The interesting thing about your sudoers file is that you can edit it in a few different ways. Like say the difference between the Arch way and the Ubuntu way. Editing the sudoers file itself or using a command to do so, the job is rather painless. The importance of who has sudo privileges can really leave a system vulnerable. Be it from an inexperienced user or an outside threat model. You need to make sure you never add anyone to the list that does not need to have root privileges on your system. you may also want to edit what a user group can do. Meaning, you could have junior admins run a less privileged user than the senor admin. This is also something to keep in mind when running a distribution in a business setting.
So we will add users to the sudoers file in the Arch way and then the Ubuntu way. Then we will cover a few scenarios in which different degrees of privileges are needed. You don’t want every user to be able to edit the look and feel of the system.
The Arch community and similar communities, like Debian, will be able to use this section as your guide. You can decide if you want to use the wheel group or a group of your choosing. We have gone over this before in 5 Things to do IMMEDIATELY After Installing Arch Linux, which can be found here. We will go over something similar here to give you a few ways to edit the sudoers file. Make sure you are root for this, or you will need a user that already has sudo privileges.
useradd –mg wheel linux
Now we have added Linux to the users, while using the -mg switches to make the home directory as well as adding the Linux user to wheel group. We’ll need to edit our sudoers file to allow for Linux, the user, to make commands. You are welcome to use any editors you are accustomed to. For the sake of speed, we will use one that often is already pre-installed, vi.
This is where we differ from the mentioned blog. Since there is more than one way to do this. Though the command is different, the results are very similar. As we have access to the same sudoers file in which we need to edit.
As seen in the image, we are giving the wheel group or the group of your choice sudo/root execution capabilities. This will give the users in this group, Linux in this case, the ability to update the system or edit configuration files as needed. Now, let’s make sure to create a password for said user.
Now our user will work as expected. You may also want to edit what groups are able to do so that the privileges are appropriate for the user group itself.
Ubuntu, the company that wants to be proprietary and yet open source all at the same time. Their way of doing things is different. Somewhat user-friendly, but confusing if you like systems to have basic similarities, like the previous section. Love them or hate them, this is how you would do this on Ubuntu. Again, you will want to be root for this to work correctly.
We have added the user along with the home directories. We will want to add Linux the user to the sudo group now.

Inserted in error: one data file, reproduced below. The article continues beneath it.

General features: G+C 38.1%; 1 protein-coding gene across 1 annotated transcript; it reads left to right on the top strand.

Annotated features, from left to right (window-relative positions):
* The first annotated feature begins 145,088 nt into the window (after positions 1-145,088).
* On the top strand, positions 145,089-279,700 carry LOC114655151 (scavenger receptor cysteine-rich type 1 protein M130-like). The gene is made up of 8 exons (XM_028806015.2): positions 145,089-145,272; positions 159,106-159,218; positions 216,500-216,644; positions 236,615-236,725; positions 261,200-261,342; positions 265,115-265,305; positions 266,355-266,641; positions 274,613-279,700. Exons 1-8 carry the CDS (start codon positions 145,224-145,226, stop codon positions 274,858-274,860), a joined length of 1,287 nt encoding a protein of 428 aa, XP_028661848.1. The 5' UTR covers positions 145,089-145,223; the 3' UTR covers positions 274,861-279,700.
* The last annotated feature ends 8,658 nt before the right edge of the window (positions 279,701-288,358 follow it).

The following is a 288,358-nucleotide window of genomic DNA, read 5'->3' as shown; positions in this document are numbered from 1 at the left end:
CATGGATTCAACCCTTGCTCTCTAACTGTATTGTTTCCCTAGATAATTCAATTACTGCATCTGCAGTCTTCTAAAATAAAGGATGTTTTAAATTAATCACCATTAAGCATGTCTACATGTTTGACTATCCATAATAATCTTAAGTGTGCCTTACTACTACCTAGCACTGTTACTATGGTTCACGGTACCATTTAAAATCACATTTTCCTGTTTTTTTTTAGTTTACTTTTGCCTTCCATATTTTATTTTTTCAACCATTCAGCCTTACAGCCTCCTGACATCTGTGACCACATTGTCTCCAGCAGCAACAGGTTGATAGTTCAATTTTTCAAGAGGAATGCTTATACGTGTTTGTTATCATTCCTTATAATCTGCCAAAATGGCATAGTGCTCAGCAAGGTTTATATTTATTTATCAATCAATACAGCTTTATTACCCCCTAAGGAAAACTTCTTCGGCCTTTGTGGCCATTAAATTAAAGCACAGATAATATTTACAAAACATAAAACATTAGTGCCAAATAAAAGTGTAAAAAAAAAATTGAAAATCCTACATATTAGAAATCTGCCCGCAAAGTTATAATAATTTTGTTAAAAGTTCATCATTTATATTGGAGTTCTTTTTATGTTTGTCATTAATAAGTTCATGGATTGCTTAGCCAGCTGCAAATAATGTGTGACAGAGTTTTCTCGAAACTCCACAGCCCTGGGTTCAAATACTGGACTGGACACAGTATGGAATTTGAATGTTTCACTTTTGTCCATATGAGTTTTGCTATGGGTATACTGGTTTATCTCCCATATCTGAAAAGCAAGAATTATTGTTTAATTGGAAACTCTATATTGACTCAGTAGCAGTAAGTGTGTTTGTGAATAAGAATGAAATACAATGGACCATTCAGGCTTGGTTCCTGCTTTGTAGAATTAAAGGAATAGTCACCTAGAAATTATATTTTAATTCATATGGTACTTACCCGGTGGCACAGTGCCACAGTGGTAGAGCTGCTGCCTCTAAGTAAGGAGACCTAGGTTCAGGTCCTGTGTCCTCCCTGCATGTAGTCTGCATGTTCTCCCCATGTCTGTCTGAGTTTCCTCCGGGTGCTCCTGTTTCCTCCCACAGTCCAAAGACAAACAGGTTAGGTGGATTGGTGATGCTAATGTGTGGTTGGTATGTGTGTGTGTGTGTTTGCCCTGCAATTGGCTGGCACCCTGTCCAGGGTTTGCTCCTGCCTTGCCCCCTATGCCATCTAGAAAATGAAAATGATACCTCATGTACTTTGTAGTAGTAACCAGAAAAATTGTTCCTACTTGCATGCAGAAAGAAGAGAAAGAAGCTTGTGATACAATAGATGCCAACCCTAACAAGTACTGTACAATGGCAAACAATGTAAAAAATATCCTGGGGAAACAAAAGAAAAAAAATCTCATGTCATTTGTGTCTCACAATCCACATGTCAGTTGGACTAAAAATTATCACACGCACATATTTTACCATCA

usermod -aG sudo linux
That is all that you need to do to add your user to the sudo group in this case. But we will show you how to do this manually as well. That way, you can know the tools that are needed to make a more detailed user privilege decision.
sudo nano /etc/sudoers
Now you can see the sudoers file, much the same as the previous section. Using nano to edit the file this time because tools are good to know. Here, you will notice there is no wheel group section. You can add a junior admin, a level appropriate to their experience. Let us know in the comments if you would like a blog about groups. Once you have added your user to the admin group, you can hit Ctrl o and enter to write to the file, then Ctrl x to exit the file. Now it is always good to add a password just as a good habit here. So, let us do that as before.
Now the Linux user should be able to use any command with the added warning of privilege elevation and a password prompt every time. You can make this password-less, but it really is not recommended.
The reason for privilege elevation, if it is not obvious by now, is to make sure no program can be run without the permission of the system admin, or owner of the system. These commands work on servers and desktops alike. So you can share that deployment server with a friend and never get your accounts or users mixed up. Always only giving needed privileges to applications and users. Linux is hard to hack because of the way the system is implemented.
This also means that you can share a computer with work colleagues or family without having to worry about settings being changed or other issues that can happen again from too much privilege. As you would not want your children to have root privileges. My 2 your old can already boot a phone into safe mode to flash it, with no training. We don’t want her owning my system by the time she is 5. For the most part, users don’t need to have these privileges. So they will probably never ask. For updates, we would recommend that you check our blog on Keeping Arch Linux Shiny with Automatic Updates using SystemD which can be found here. We go over how to update Arch using SystemD timers. All you need to do is add your system package manager commands to the scripts to adapt it to work on something other than Arch. Thanks for reading.